The Ferrari driver, who broke his leg in last month's British Grand Prix, acknowledges that unless he resumes racing in Hungary, on Sunday week, he will have no hope of retrieving a cause taken up so effectively by his team-mate, Eddie Irvine.
Schumacher has doubtless watched in growing frustration as Irvine has capitalised on errors by McLaren-Mercedes that have undermined Mika Hakkinen's title defence with back-to-back victories in Austria and Germany. Irvine leads the championship by eight points from Hakkinen.
"It should have been me," must be Schumacher's rueful refrain.
Schumacher is 20 points behind Northern Ireland's Irvine, but he retains No1 status at Ferrari and will have no compunction about pulling rank if he has to. With six grands prix remaining, he patently feels he still has a chance.
The German will be examined by a doctor on Saturday and admits his chances of receiving clearance to drive his car at Fiorano, the team's test track, the following day are "only five per cent". However, the fact that he is prepared to even contemplate a return indicates that his prospects may be rather better than that.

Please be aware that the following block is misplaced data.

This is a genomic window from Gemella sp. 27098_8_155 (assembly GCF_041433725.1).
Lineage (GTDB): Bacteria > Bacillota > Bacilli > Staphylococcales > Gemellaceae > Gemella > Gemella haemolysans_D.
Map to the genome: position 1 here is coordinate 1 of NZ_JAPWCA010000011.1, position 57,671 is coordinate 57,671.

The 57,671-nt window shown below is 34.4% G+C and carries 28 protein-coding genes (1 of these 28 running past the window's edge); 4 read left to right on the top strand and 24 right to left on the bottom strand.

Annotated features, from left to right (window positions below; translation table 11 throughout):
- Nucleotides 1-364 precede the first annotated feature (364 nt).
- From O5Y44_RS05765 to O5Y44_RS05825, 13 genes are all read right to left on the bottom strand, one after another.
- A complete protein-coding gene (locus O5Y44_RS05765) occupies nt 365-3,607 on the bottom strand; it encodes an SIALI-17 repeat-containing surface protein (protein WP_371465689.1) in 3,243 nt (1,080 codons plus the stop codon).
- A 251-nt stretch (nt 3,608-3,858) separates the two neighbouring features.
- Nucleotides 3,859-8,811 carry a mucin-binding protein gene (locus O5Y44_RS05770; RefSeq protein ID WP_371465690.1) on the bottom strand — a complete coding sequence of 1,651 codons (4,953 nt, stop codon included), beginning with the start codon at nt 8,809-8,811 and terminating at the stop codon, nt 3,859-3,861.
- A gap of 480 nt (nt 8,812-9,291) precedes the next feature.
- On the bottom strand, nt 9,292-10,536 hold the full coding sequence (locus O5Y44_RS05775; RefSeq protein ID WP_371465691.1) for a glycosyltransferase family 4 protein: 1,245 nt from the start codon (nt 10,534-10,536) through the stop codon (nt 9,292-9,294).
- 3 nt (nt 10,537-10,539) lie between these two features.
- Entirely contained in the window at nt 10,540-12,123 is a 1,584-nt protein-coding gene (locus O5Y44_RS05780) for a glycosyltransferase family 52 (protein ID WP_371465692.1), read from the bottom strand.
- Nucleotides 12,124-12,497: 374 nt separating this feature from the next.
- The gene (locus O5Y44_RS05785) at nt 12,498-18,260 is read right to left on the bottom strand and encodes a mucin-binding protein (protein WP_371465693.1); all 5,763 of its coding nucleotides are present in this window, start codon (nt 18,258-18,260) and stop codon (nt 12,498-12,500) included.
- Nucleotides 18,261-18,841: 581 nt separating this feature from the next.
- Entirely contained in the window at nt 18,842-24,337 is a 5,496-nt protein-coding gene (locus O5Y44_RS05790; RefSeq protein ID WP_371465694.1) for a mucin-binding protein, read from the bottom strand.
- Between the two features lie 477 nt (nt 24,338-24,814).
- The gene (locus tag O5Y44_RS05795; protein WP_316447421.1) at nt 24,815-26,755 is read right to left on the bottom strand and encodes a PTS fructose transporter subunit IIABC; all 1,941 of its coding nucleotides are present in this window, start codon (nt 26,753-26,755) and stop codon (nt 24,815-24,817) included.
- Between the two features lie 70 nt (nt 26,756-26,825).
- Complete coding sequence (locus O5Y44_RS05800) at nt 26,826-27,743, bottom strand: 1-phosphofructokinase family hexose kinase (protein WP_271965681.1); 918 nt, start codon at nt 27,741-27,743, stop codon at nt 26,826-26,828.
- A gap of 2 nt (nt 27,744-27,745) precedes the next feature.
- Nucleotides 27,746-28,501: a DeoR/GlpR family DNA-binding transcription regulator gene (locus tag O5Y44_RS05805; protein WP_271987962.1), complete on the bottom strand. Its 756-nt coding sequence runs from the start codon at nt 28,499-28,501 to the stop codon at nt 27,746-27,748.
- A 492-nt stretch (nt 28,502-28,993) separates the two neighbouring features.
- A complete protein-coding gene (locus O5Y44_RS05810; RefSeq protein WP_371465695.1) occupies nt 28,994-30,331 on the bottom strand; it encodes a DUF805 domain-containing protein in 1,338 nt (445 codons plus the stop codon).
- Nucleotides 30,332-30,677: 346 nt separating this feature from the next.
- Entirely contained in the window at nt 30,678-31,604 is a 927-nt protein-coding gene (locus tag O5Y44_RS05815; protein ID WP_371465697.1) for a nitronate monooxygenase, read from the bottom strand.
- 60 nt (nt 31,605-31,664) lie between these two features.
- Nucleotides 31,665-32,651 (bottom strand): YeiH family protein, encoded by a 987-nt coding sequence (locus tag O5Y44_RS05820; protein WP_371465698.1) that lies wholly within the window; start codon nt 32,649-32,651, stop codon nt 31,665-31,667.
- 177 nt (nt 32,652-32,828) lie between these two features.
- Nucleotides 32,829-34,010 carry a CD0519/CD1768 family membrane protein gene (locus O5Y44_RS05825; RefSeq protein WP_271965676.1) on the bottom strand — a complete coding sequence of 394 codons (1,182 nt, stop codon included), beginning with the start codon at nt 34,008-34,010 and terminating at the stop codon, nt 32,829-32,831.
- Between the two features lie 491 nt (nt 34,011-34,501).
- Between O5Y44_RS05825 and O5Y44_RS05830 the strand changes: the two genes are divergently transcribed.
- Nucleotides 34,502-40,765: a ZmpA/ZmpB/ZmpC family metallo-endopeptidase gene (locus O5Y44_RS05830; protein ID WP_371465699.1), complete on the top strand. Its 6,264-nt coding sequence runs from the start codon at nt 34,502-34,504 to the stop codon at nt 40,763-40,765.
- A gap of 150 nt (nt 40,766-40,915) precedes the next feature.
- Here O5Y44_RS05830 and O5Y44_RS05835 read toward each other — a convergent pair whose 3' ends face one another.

He said before Sunday's race at Hockenheim that he was more concerned about the damage to his heel than the fracture. His press officer, Heiner Buchinger, said: "The heel is still swollen and at the moment he is not able to move it as freely as he should. When I left him on Sunday he was still on crutches, but Ferrari have prepared the test for Saturday. I have to say it is very unlikely he will be able to make that.
"Of course Michael realises he could be well clear in the championship. The guy is a racer and he wants to be in the car. Eddie has driven very well to win the last two races but normally Michael is faster than Eddie so it is fair to assume he would have won those races."
Ferrari had talked of a possible return by Schumacher at the Italian Grand Prix on 12 September, but by then the championship would certainly be out of his reach. If he does return in Hungary he will have a maximum of 60 points to aim for. He could yet overhaul Hakkinen and Irvine to become Ferrari's first champion in 20 years and claim a place forever in racing lore.
Irvine may be less excited about these unexpected developments, and still more inclined to part company with the team at the end of the season. He has been strongly linked with a move to Stewart-Ford, where he would not only command a higher salary, but also a position of seniority.
Mika Salo, the Finn standing in for Schumacher at Ferrari, would be disappointed, too. He responded heroically at Hockenheim on Sunday by leading the race and then dutifully giving way to Irvine.